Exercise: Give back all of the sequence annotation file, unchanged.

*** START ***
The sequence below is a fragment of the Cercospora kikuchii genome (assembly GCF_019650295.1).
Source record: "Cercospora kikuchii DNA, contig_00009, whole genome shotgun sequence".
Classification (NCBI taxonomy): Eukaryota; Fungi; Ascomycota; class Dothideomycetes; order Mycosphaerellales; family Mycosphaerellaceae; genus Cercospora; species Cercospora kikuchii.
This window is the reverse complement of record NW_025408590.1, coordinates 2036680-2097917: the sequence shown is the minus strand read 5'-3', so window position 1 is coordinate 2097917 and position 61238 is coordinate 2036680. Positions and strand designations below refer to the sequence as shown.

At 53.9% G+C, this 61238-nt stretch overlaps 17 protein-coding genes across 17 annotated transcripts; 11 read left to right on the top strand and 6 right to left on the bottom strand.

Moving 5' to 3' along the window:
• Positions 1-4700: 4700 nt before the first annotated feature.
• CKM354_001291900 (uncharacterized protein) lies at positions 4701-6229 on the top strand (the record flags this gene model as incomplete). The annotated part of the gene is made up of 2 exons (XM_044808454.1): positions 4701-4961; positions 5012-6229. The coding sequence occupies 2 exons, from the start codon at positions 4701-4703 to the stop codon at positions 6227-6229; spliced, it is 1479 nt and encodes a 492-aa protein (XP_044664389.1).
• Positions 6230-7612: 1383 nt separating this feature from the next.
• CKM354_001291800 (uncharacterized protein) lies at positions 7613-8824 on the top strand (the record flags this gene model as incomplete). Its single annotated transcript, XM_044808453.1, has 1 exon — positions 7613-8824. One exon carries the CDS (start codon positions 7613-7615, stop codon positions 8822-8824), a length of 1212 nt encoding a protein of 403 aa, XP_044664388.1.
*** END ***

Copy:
The sequence below is a fragment of the Cercospora kikuchii genome (assembly GCF_019650295.1).
Source record: "Cercospora kikuchii DNA, contig_00009, whole genome shotgun sequence".
Classification (NCBI taxonomy): Eukaryota; Fungi; Ascomycota; class Dothideomycetes; order Mycosphaerellales; family Mycosphaerellaceae; genus Cercospora; species Cercospora kikuchii.
This window is the reverse complement of record NW_025408590.1, coordinates 2036680-2097917: the sequence shown is the minus strand read 5'-3', so window position 1 is coordinate 2097917 and position 61238 is coordinate 2036680. Positions and strand designations below refer to the sequence as shown.

At 53.9% G+C, this 61238-nt stretch overlaps 17 protein-coding genes across 17 annotated transcripts; 11 read left to right on the top strand and 6 right to left on the bottom strand.

Moving 5' to 3' along the window:
• Positions 1-4700: 4700 nt before the first annotated feature.
• CKM354_001291900 (uncharacterized protein) lies at positions 4701-6229 on the top strand (the record flags this gene model as incomplete). The annotated part of the gene is made up of 2 exons (XM_044808454.1): positions 4701-4961; positions 5012-6229. The coding sequence occupies 2 exons, from the start codon at positions 4701-4703 to the stop codon at positions 6227-6229; spliced, it is 1479 nt and encodes a 492-aa protein (XP_044664389.1).
• Positions 6230-7612: 1383 nt separating this feature from the next.
• CKM354_001291800 (uncharacterized protein) lies at positions 7613-8824 on the top strand (the record flags this gene model as incomplete). Its single annotated transcript, XM_044808453.1, has 1 exon — positions 7613-8824. One exon carries the CDS (start codon positions 7613-7615, stop codon positions 8822-8824), a length of 1212 nt encoding a protein of 403 aa, XP_044664388.1.